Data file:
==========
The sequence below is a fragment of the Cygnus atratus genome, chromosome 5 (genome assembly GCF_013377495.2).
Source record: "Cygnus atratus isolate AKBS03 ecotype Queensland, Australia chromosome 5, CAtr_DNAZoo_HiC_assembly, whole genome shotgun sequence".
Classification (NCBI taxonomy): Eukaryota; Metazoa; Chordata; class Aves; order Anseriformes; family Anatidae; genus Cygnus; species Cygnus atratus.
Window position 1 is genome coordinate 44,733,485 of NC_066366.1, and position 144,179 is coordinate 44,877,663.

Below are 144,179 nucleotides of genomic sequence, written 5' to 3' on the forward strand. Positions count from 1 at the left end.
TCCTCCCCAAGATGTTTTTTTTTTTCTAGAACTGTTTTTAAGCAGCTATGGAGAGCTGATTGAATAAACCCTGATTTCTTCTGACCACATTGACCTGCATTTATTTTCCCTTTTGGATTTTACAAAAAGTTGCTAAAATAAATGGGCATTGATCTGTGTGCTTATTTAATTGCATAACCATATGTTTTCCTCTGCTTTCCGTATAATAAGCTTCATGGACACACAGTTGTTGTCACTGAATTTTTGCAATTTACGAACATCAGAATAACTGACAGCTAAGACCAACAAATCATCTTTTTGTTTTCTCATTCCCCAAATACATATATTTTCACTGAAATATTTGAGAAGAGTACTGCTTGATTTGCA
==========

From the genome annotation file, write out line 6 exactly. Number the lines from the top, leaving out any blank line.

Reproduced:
TCCTCCCCAAGATGTTTTTTTTTTTCTAGAACTGTTTTTAAGCAGCTATGGAGAGCTGATTGAATAAACCCTGATTTCTTCTGACCACATTGACCTGCATTTATTTTCCCTTTTGGATTTTACAAAAAGTTGCTAAAATAAATGGGCATTGATCTGTGTGCTTATTTAATTGCATAACCATATGTTTTCCTCTGCTTTCCGTATAATAAGCTTCATGGACACACAGTTGTTGTCACTGAATTTTTGCAATTTACGAACATCAGAATAACTGACAGCTAAGACCAACAAATCATCTTTTTGTTTTCTCATTCCCCAAATACATATATTTTCACTGAAATATTTGAGAAGAGTACTGCTTGATTTGCA